• Celebrate every small and big festival. India’s independence, diwali, ramajayanthi, hanuman jayanthi, (or what ever religiously appropriate festival there is, you know what I mean), don’t leave out anything. Celebration doesn’t have to be a grand affair. Plan it out in the weekend and do something small that signifies the occasion. Typically in our house hold we celebrate even ammavasai (no moon) day and karthigai every month. Though they are young to understand, I keep telling my kids that in India typically we go to the temple, we don’t eat leftovers and we do pooja at home. Though I don’t follow everything to the dot, due to practical difficulties, I make sure that I keep at least a couple of bananas or a small glass of milk and do a small pooja.
• Take time to pray together. Make a time, for instance, get up in the morning and convene before a deity’s picture and some heart felt prayer, “Dear God, make my day a great day. Make every around me happy”.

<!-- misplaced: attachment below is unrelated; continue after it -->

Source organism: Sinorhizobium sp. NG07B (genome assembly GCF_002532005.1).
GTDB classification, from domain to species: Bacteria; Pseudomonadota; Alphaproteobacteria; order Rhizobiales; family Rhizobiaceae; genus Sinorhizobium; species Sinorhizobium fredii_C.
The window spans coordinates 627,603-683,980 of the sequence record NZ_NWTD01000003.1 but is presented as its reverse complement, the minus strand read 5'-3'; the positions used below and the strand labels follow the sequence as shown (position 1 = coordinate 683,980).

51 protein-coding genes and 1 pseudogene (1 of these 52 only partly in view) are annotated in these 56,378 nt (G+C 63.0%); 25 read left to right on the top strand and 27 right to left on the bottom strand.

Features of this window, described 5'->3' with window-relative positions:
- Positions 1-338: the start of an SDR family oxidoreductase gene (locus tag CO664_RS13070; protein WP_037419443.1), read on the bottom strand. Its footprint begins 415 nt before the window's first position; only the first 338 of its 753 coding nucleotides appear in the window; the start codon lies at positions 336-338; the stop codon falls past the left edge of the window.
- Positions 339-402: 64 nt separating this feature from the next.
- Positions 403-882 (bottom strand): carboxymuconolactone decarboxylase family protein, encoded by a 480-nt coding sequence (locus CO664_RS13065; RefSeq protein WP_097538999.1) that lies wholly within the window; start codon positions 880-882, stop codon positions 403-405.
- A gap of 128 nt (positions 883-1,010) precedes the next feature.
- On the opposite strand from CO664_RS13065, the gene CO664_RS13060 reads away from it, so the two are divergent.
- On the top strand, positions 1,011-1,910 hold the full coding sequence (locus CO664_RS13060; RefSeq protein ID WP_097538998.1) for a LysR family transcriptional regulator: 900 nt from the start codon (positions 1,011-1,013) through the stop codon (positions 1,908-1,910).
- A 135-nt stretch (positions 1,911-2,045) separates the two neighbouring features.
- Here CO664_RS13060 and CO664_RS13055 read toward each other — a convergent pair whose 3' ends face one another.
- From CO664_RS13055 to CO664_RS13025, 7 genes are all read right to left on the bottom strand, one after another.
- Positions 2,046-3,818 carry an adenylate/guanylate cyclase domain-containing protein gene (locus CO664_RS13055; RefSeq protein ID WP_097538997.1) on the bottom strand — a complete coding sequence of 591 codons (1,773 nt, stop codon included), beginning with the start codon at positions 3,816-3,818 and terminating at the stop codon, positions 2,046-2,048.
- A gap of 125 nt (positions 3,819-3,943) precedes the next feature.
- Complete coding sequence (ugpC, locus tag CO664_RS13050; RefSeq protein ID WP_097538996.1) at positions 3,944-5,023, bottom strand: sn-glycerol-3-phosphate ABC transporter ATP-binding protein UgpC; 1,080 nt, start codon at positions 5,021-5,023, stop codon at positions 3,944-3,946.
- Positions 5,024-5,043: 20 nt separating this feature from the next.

• Talk to your children’s teachers. Explain to the teachers the significance of a festival like diwali, holi, rakhi…etc. Ask them if a few moms can join together and make a small presentation about the festival. This gives the other children in the class to understand what our culture is all about. That is a big validation to our children.
• Call India and make the children get the blessings of the elders in the family on the day of festivals.
In a nut shell make the effort. Remember if you don’t take things to heart neither will the kids.
More suggestions are welcome.
I am a Hindu and I have given my perspective. Iam sure people from other religions face similar problems. I would love your comments on the issue.